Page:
The Growing Risk.
New, complex threats and recession budget cuts have made it harder for the public health system to protect and serve Washington’s families and communities. Program cuts and service reductions have become a year-over-year pattern in many counties. Public health leaders from across the state have been working to identify the biggest risk to the public in order to prioritize the crucial $100 million in funding needed for the 2019-2021 biennium and beyond. This will allow us to bridge that $296 million gap, rather than it continuing to grow. With populations increasing daily, we cannot put off investing in a reliable public health system any longer.
What’s at Stake.
Our states’s population has grown by more than one million residents since 2000, while public health funding has decreased by 40% during that same period. More complex disease outbreaks like measles and mumps are impacting schools, hospitals, and businesses more often. Wildfires and floods continue to grow in severity, drawing upon an already stretched public health emergency response system. Washington is at an increased risk to disease, emergencies, and premature death because governmental public health cannot adequately prevent and respond with existing resources
Washington invests $12 million in core public health services
Thank you to the Washington State Legislature for a one-time $12 million investment in core public health services! This investment restores the cuts to public health services that were made during the Great Recession – but additional new funding is needed to ensure we can adequately track, respond to, and prevent disease outbreaks. We will continue to work with partners and legislative champions to secure sufficient and stable funding to keep our communities safe and healthy.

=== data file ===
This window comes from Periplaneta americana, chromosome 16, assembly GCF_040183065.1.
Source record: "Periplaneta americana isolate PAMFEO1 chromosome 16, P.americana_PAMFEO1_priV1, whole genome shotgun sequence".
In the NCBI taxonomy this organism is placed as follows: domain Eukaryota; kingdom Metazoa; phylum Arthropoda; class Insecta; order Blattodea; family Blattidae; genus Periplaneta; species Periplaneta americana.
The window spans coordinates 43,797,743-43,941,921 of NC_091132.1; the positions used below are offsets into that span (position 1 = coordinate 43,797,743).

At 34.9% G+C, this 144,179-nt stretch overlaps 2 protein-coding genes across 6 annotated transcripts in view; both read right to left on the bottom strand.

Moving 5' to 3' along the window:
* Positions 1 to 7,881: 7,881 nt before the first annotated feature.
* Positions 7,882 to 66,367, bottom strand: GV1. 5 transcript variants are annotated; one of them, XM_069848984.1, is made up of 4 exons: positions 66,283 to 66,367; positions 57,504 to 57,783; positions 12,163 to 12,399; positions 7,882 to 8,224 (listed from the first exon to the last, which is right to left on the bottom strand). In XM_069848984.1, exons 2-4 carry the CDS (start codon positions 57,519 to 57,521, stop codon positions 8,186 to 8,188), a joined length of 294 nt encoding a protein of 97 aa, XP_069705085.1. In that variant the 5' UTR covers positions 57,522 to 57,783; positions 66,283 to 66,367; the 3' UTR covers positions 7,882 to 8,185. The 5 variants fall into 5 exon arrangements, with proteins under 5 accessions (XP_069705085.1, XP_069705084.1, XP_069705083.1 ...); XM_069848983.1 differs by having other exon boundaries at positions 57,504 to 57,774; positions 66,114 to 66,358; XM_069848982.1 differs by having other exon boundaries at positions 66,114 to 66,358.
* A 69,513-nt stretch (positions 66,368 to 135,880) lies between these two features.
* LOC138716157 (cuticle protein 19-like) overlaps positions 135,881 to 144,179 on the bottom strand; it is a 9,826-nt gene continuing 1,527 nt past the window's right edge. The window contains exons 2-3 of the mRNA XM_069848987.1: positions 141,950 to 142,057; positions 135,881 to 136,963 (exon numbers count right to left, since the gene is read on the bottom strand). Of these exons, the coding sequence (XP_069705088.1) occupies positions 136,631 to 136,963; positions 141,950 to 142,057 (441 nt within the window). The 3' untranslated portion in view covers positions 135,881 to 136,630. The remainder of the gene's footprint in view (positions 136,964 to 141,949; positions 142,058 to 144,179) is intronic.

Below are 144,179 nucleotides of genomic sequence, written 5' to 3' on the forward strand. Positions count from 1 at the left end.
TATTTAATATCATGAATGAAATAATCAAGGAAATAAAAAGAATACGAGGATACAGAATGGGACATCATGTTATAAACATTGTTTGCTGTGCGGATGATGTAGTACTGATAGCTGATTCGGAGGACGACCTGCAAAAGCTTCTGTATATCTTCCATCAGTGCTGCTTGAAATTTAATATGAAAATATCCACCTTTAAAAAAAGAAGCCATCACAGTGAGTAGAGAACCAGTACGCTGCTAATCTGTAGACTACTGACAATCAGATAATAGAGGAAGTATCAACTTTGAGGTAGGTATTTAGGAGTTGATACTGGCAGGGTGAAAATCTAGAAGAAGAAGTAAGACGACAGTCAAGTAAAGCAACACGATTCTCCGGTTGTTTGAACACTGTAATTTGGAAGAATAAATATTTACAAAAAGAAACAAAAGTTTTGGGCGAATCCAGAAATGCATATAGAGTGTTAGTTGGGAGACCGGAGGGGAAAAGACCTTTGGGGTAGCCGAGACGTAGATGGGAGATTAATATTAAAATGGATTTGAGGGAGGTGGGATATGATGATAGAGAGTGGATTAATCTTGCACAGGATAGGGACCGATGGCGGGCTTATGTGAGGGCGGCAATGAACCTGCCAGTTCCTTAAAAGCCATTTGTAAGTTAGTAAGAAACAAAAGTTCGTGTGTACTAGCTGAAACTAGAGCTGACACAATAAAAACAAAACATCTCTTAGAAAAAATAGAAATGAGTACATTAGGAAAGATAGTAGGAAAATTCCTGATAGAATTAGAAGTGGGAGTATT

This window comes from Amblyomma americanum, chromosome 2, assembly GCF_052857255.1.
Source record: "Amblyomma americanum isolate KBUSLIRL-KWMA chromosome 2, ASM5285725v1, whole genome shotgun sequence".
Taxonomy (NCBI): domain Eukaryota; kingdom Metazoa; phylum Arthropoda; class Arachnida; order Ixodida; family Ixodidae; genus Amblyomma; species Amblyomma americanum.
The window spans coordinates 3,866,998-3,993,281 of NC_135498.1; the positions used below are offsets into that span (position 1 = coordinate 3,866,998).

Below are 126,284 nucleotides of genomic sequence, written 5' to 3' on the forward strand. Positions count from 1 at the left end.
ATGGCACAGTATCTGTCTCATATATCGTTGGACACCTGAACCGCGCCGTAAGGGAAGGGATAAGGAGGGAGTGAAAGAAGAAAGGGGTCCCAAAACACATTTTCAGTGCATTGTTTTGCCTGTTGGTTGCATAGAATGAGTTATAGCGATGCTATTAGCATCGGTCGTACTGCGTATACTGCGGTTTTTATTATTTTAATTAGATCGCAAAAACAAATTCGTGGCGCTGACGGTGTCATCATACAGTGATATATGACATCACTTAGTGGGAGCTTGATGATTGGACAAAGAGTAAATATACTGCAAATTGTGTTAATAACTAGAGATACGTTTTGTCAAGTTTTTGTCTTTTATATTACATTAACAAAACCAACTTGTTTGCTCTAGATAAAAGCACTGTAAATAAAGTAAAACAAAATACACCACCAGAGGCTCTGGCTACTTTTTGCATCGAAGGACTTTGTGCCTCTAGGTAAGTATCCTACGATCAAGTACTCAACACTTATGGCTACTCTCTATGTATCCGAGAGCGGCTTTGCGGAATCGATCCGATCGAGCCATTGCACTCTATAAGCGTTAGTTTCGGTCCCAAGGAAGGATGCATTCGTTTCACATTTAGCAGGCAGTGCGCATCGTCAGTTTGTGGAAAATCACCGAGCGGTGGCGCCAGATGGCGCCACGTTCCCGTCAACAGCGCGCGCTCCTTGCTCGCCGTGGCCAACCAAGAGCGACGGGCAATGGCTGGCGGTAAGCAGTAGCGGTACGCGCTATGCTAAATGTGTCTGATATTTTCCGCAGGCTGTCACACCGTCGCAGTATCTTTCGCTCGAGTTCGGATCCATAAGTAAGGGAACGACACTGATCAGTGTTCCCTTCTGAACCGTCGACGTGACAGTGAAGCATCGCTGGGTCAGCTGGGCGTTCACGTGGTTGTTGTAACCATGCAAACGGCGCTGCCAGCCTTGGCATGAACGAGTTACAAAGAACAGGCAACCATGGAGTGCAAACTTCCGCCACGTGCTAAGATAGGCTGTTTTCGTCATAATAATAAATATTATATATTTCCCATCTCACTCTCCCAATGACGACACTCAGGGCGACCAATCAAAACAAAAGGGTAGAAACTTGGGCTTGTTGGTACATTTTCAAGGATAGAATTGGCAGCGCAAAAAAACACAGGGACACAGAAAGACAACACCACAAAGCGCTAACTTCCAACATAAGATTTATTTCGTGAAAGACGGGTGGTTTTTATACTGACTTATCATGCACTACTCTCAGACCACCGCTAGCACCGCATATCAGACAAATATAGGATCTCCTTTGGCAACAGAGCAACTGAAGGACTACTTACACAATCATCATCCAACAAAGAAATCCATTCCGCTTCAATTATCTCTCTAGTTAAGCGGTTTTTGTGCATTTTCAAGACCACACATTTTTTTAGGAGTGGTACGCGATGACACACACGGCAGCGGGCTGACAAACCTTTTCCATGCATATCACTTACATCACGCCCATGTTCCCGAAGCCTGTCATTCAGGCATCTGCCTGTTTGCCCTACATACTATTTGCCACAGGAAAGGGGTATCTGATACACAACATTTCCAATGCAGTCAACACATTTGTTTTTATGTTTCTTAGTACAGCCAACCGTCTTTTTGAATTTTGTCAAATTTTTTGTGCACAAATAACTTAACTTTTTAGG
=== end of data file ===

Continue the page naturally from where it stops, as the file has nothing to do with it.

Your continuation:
Tracking, responding to, and preventing costly food and water contamination and disease outbreaks are essential to protecting the public's health. Yet new, complex threats and recession budget cuts have made it harder for the public health system to protect and serve Washington's families and communities. Rebuilding our public health services means we can better monitor and coordinate emergency response -- keeping our communities safe, reducing costs for taxpayers, and protecting our local economy.
"Washington invests much less than Wyoming and Idaho, on monitoring, responding, and preventing public health epidemics."
-Francisco Mendez, RN, Toppenish
A young woman unknowingly infected with measles at Disneyland traveled to Washington over the holidays in late 2014. Coordinating a multi-agency response involved the state, three counties, British Columbia, and multiple businesses to successfully prevent the spread of this highly contagious illness. In Yakima, Benton, and Franklin counties, more than 40 mothers have lost babies to anencephaly since 2010. This rate for a rare and fatal birth defect is five times higher than the national average, but investigators say the cause is still unknown. Rapidly changing viruses and diseases, growing populations, and increasing numbers of travelers and visitors are straining our tracking and prevention capacity.
“When there's no one available to coordinate responses to a disease epidemic, we risk costly duplication of efforts and dangerous gaps in coverage.”
— Kurt Hilt, Snohomish County firefighter/paramedic
During last year's Chipotle E. coli poisoning, a response team coordinated local, state, and federal partners to analyze supply records to identify and remove food that sent people to emergency rooms in Clark, Skagit, and other counties. Doctors, nurses, and first responders depend on epidemiologists tracking disease outbreaks, as well as local public health coordinating quick responses to stop the spread of diseases. We simply can't expect our state and local public health departments to coordinate crisis response, such as E. coli or whooping cough outbreaks in a school, when they don't have the needed resources.
RESPONDING QUICKLY & EFFICIENTLY TO CRISES
When dozens of people in South King County were rushed to the hospital with carbon monoxide poisoning, public health experts worked to find translators to contact immigrant communities to caution against using heat sources that give off deadly gases. We need to provide our local public health departments with funding to respond to health emergencies at the local level.